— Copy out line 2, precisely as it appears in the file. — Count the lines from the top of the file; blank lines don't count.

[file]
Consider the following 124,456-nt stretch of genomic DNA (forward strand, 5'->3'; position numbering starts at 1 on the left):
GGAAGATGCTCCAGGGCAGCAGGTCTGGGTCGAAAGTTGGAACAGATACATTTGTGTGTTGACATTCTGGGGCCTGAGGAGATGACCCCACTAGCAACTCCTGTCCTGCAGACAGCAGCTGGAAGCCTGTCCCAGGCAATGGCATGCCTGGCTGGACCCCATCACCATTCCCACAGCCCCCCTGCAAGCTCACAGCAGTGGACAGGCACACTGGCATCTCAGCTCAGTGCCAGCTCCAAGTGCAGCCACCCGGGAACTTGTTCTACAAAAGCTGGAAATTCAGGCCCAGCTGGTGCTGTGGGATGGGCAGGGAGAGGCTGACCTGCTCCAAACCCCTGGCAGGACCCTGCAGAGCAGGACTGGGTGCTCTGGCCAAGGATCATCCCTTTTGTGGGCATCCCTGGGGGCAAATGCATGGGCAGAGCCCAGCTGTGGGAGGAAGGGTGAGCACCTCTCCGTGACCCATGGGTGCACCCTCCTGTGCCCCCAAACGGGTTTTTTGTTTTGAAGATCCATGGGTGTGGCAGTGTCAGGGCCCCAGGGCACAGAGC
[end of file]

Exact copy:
GGAAGATGCTCCAGGGCAGCAGGTCTGGGTCGAAAGTTGGAACAGATACATTTGTGTGTTGACATTCTGGGGCCTGAGGAGATGACCCCACTAGCAACTCCTGTCCTGCAGACAGCAGCTGGAAGCCTGTCCCAGGCAATGGCATGCCTGGCTGGACCCCATCACCATTCCCACAGCCCCCCTGCAAGCTCACAGCAGTGGACAGGCACACTGGCATCTCAGCTCAGTGCCAGCTCCAAGTGCAGCCACCCGGGAACTTGTTCTACAAAAGCTGGAAATTCAGGCCCAGCTGGTGCTGTGGGATGGGCAGGGAGAGGCTGACCTGCTCCAAACCCCTGGCAGGACCCTGCAGAGCAGGACTGGGTGCTCTGGCCAAGGATCATCCCTTTTGTGGGCATCCCTGGGGGCAAATGCATGGGCAGAGCCCAGCTGTGGGAGGAAGGGTGAGCACCTCTCCGTGACCCATGGGTGCACCCTCCTGTGCCCCCAAACGGGTTTTTTGTTTTGAAGATCCATGGGTGTGGCAGTGTCAGGGCCCCAGGGCACAGAGC